In this post, Mark reviews the new environment and new requirements:

“The pre-Hadoop environments, including integration tools that were built to handle structured rows and columns, limit the type of data that can be processed. Requirements in the new ecosystem that tend to cause the most trouble for traditional environments are variable data structure, streaming data and nonrelational datasets.

JSONData Structures: JSON is the New CSV

The most common interchange format between applications is not database connectors but flat files in comma-separated value (CSV) format, often exchanged via FTP. One of the big shifts in application design over the past ten years was a move to REST APIs with payloads formatted in JSON, an increasingly common data format. When combined with streaming infrastructure, this design shift reduces the need for old style file integration. JSON and APIs are becoming the new CSV and FTP.

Most enterprise data integration tools were built assuming use of a relational database. This works well for data coming from transactional applications. It works less well for logs, event streams and human-authored data. These do not have the same regular structure of rows, columns and tables that databases and integration tools require. These tools have difficulty working with JSON and must do extra work to process and store it.

The reverse is not true. Newer data integration tools can easily represent tables in JSON, whereas nested structures in JSON are difficult to represent in tables. Flexible representation of data enables late binding for data structures and data types.

This is a key advantage of JSON when compared to the early binding and static typing used by older data integration tools. One simple field change upstream can break a dataflow in the older tools, where the more flexible new environment may be able to continue uninterrupted.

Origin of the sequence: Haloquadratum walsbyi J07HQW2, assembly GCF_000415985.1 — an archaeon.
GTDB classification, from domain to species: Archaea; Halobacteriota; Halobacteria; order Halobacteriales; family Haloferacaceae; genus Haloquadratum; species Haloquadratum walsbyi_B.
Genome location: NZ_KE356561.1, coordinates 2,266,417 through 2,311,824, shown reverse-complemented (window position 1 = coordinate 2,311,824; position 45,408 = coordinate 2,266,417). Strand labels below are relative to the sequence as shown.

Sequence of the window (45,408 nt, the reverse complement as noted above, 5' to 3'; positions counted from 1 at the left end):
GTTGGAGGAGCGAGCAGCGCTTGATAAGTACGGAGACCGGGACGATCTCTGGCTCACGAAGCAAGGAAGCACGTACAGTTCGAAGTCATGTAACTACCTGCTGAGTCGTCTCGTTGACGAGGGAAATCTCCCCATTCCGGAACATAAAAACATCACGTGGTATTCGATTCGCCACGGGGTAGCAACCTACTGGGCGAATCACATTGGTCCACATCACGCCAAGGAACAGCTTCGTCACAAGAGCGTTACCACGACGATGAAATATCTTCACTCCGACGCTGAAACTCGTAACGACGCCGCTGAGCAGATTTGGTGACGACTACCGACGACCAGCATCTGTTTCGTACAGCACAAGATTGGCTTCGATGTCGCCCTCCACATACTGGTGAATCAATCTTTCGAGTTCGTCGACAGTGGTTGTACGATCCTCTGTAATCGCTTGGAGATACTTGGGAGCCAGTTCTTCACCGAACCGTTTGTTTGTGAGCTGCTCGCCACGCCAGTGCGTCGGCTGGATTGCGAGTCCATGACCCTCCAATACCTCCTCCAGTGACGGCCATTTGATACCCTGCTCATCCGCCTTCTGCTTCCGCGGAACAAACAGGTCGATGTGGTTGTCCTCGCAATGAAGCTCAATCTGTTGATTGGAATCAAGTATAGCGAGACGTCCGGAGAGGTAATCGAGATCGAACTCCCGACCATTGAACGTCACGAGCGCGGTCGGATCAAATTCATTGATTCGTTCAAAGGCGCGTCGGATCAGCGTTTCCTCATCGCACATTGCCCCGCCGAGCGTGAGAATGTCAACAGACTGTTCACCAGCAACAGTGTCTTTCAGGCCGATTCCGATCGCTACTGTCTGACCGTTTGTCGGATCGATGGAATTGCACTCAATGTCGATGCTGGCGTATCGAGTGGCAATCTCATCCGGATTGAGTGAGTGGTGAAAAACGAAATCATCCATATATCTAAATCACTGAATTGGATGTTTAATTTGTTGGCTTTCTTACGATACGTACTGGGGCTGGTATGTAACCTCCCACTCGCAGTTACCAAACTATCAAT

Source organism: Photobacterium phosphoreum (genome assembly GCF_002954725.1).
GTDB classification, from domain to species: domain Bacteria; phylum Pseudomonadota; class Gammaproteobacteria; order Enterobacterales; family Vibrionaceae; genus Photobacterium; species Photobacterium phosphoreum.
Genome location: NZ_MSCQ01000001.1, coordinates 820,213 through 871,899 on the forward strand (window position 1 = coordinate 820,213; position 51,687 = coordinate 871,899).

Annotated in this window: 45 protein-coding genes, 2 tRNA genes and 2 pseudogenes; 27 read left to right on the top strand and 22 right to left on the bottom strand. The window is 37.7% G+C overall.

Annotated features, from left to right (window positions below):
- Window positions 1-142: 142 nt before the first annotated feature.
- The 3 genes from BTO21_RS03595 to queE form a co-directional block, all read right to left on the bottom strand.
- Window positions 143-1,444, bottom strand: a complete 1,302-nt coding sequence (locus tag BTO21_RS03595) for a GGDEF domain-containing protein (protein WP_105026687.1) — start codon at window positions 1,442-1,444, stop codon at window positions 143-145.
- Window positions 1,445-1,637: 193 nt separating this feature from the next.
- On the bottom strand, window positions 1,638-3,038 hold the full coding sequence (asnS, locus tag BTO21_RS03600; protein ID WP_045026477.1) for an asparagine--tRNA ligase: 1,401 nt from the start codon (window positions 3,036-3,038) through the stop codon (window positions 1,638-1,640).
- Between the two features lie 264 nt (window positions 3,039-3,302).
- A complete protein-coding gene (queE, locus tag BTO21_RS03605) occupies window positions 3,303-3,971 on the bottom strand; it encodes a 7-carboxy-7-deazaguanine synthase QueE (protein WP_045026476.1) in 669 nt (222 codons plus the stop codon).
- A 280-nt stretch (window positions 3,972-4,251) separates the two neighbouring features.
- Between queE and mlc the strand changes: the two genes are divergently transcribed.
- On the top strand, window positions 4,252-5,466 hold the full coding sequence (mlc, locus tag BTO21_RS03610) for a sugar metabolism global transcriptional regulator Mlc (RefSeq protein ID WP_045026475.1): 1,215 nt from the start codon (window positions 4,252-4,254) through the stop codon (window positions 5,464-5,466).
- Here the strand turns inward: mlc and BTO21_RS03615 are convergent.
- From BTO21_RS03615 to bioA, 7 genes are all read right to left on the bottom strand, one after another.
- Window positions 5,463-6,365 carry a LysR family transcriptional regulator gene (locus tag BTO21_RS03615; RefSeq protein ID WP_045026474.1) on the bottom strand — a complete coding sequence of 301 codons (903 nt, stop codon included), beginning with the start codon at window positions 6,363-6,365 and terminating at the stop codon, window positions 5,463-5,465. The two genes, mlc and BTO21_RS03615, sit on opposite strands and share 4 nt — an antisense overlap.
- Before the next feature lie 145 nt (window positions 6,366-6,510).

JSON is not the best format for storing data, however. This means tools are needed to translate data from JSON to more efficient storage formats in Hadoop, and from those formats back to JSON for applications. Much of the web and non-transactional data is sent today as JSON messages. The more flexible Hadoop and streaming technologies are a better match for transporting and processing this data than conventional data integration tools.

Streams are the new batch
Often, the initial sources of data in a data lake come from event streams and can be processed continuously rather than in batch. As a rule, a data warehouse is a poor place to process data that must be available in less than a few minutes. The architecture was designed for periodic incremental loads, not for a continuous stream of data. A data lake should support multiple speeds from near real-time to high latency batch.

Batch processing is actually a subset of stream processing. It is easy to persist data for a time and then run a job to process it as a batch. It is not as easy to take a batch system and make it efficiently process data one message at a time. A batch engine can’t keep up with streaming requirements, but tools that have been designed to process streaming data can behave like a batch engine.

Streaming data also implies that data volume can fluctuate, from a small trickle during one hour to a flood in the next. The fixed server models and capacity planning of a traditional architecture do not translate well to dynamic server scaling as message volume grows and shrinks. This requires rethinking how one scales data collection and integration.”

——

The paper Will the Data Lake Drown the Data Warehouse? goes on to note that, “different datasets drive new engines.” In the next post in this series, Mark will describe the new data lake architecture, diving into some of the concepts he covered in the companion data lake whitepaper: How to Build an Enterprise Data Lake: Important Considerations Before You Jump In. Be sure to also check out the recent webinar presentation and recording with SnapLogic here and learn more about SnapLogic for big data integration here.